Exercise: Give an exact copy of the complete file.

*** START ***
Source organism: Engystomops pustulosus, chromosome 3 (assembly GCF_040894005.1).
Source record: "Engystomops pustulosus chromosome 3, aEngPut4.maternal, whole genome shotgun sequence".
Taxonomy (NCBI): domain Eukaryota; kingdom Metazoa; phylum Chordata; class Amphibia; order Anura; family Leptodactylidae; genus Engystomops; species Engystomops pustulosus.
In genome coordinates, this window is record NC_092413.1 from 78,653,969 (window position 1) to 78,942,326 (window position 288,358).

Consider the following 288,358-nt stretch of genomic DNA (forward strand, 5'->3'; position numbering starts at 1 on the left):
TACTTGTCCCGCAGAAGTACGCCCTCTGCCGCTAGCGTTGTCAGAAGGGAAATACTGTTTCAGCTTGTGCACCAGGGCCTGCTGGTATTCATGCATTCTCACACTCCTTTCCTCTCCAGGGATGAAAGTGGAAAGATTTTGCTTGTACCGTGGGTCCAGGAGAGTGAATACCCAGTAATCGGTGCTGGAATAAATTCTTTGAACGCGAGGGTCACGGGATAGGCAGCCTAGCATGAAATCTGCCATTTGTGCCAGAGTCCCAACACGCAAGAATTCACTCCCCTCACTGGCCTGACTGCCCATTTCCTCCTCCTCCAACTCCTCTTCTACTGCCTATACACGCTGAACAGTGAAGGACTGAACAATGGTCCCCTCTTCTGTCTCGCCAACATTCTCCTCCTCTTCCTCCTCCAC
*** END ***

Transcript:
Source organism: Engystomops pustulosus, chromosome 3 (assembly GCF_040894005.1).
Source record: "Engystomops pustulosus chromosome 3, aEngPut4.maternal, whole genome shotgun sequence".
Taxonomy (NCBI): domain Eukaryota; kingdom Metazoa; phylum Chordata; class Amphibia; order Anura; family Leptodactylidae; genus Engystomops; species Engystomops pustulosus.
In genome coordinates, this window is record NC_092413.1 from 78,653,969 (window position 1) to 78,942,326 (window position 288,358).

Consider the following 288,358-nt stretch of genomic DNA (forward strand, 5'->3'; position numbering starts at 1 on the left):
TACTTGTCCCGCAGAAGTACGCCCTCTGCCGCTAGCGTTGTCAGAAGGGAAATACTGTTTCAGCTTGTGCACCAGGGCCTGCTGGTATTCATGCATTCTCACACTCCTTTCCTCTCCAGGGATGAAAGTGGAAAGATTTTGCTTGTACCGTGGGTCCAGGAGAGTGAATACCCAGTAATCGGTGCTGGAATAAATTCTTTGAACGCGAGGGTCACGGGATAGGCAGCCTAGCATGAAATCTGCCATTTGTGCCAGAGTCCCAACACGCAAGAATTCACTCCCCTCACTGGCCTGACTGCCCATTTCCTCCTCCTCCAACTCCTCTTCTACTGCCTATACACGCTGAACAGTGAAGGACTGAACAATGGTCCCCTCTTCTGTCTCGCCAACATTCTCCTCCTCTTCCTCCTCCAC